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Is it incorrect to say, 'Give me it' ? I am told that it is and one should always say, 'Give it me'?

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Well, surely the more formal way to say this is "give it to me". Both of the others work in informal settings, and I'm sure in other dialects. –  Joe Kearney Jan 19 '11 at 17:20

3 Answers 3

"Give me it" sounds very odd in Standard English, but so does "give it me". If you want to be on the safe side, I would go with "give it to me".

There are, however, dialects where "give me it" and "give it me" are acceptable or even preferred, see e.g. this BBC article:

Lancashire is a rich area in which to study accent, dialect and grammar as Willem [Hollman, an expert in linguistics and a lecturer at Lancaster University,] explains: "If I were say, playing with my pen in a very annoying way, and you were to take the pen away from me, I might tell you, "Hey, that's my pen, give it me!" but there's also speakers who wouldn't say "Give it to me!" but who would say "Give me it!" and then there's also speakers who would say "Give it me!" This last order "Give it me!" is not very common in Britain in general, but what we find in Lancashire is it's actually the preferred pattern."

I also found this interesting quote on Google Books, in a book titled "The Edinburgh history of the Scots language":

[...] there is some indication as to what might have been happening to the serialisation of indirect and direct objects in the course of the Modern Scots period in Cheshire et al. (1993: 74). They point out that, in English, "give me it is a more recent construction than give it me, which in turn is a more recent construction than give it to me, where the prepositional group to me reflects the function of the Old English dative case". They report that Hughes and Trudgill (1987) give the order give me it as that most usually cited in descriptions of present-day standard English, but they also state that the reverse order is common among educated speakers in the north of England and is acceptable to many southern English speakers as well. This would suggest that [...] the order [...] give me it is gradually taking over from give it me and the even older give it to me. No dates are given here for the introduction of the newer word order in England, but it would appear that Beattie and his fellows objected to give me it because it was an innovation rather than, or as well as, because it was a Scotticism.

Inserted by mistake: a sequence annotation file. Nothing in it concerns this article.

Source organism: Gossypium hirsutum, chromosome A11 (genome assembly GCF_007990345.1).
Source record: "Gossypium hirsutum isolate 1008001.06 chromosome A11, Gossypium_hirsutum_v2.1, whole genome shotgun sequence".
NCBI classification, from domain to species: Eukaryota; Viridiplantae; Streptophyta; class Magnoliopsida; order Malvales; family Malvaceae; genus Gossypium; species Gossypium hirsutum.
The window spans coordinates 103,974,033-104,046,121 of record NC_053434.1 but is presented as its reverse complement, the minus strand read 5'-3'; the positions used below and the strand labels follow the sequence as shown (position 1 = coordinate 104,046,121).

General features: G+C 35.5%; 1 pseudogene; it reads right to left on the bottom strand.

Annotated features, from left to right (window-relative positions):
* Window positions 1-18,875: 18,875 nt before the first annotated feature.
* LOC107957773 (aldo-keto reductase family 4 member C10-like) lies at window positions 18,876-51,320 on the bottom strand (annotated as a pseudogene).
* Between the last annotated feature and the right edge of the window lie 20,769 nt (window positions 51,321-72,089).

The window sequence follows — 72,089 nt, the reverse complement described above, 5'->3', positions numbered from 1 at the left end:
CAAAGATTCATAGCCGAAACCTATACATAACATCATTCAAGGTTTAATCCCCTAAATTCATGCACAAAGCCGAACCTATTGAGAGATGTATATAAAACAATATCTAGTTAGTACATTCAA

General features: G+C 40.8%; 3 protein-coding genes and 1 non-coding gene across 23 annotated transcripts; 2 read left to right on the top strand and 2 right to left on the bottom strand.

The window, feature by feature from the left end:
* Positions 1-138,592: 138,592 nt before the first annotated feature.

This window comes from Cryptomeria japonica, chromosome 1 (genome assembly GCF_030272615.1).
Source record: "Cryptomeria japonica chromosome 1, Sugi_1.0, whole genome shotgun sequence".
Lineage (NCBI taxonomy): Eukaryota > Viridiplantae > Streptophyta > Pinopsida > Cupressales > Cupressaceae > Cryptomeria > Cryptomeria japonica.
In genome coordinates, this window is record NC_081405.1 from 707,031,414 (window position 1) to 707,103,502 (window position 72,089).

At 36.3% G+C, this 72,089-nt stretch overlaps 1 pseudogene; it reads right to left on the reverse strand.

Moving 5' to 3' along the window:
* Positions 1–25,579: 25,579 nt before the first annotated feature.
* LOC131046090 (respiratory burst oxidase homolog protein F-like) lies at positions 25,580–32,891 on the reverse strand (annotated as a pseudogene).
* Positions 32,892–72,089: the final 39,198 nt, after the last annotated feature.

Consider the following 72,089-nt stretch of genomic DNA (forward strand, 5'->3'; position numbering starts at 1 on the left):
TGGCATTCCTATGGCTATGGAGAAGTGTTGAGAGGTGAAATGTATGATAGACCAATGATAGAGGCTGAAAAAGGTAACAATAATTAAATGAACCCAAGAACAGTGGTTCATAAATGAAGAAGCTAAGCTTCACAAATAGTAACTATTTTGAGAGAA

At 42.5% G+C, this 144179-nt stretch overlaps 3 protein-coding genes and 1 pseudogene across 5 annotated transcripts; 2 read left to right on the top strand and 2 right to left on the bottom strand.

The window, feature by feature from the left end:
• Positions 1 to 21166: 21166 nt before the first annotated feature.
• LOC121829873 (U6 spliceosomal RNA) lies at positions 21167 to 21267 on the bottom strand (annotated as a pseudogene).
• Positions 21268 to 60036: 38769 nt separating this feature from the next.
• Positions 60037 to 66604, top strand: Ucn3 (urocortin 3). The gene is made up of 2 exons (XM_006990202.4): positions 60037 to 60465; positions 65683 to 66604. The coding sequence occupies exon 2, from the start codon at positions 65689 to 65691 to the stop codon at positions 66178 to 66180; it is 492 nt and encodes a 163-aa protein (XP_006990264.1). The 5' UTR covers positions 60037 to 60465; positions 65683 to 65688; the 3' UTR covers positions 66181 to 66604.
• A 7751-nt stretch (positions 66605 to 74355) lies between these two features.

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I definitely say "give me it" with no problem whatsoever. It doesn't sound sophisticated by any means, but it is completely natural. –  Kosmonaut Jan 19 '11 at 17:14
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Funny...I don't say "give me it" (I prefer "give me that" or "give it to me") but I do say "give it here". –  Jon Purdy Jan 19 '11 at 17:21
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Give it me is unambiguously wrong. An indirect object in English has to precede the direct object, unless you add to. –  JSBձոգչ Jan 19 '11 at 17:47
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@Joe, really? Where are you from? I'm pretty sure that I've never heard a native speaker deliberately say something like give it me in my entire life. –  JSBձոգչ Jan 19 '11 at 18:15
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@JSBangs: it's also used a number of times in Shakespeare (consistent with it being the older form, as mentioned in the quote in RegDwight's answer about Scots): "I pray thee, give it me" (Midsummer Night's Dream); "A good wench, give it me." (Othello); "I was sure your lordship did not give it me." (Julius Caesar) –  psmears Jan 19 '11 at 19:31

The construction is perfectly good: in English, you can put an indirect object before the direct object, without a preposition, as

Give the dog a bone.
Give the man a cigar.

However, I find it a bit awkward to do so when the direct object (the thing you are giving) is a small as the word "it", and would more likely say give it to me.

On the other hand, I find no problem with show me it.

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+1 for expounding on common parlance. If someone says "give me it", I'll understand what they mean, but I personally would almost always use "give it to me." It just seems awkward to say "give me it." –  Andy Jan 19 '11 at 19:51
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+1. The grammar seems fine to me but for reasons I can't explain it sounds awkward. –  Mr. Shiny and New 安宇 Jan 20 '11 at 15:02

The it should refer to something that is already known, as used to avoid repeating yourself. Instead of:

That's my book. Give me the book!

you could use:

That's my book. Give me it!

You would hardly say "Give the book me", even if the special form "Give it me" is used in some places.

If both me and it could be understood by the situation, you could just say (but perhaps not write):

That's my book. Give!

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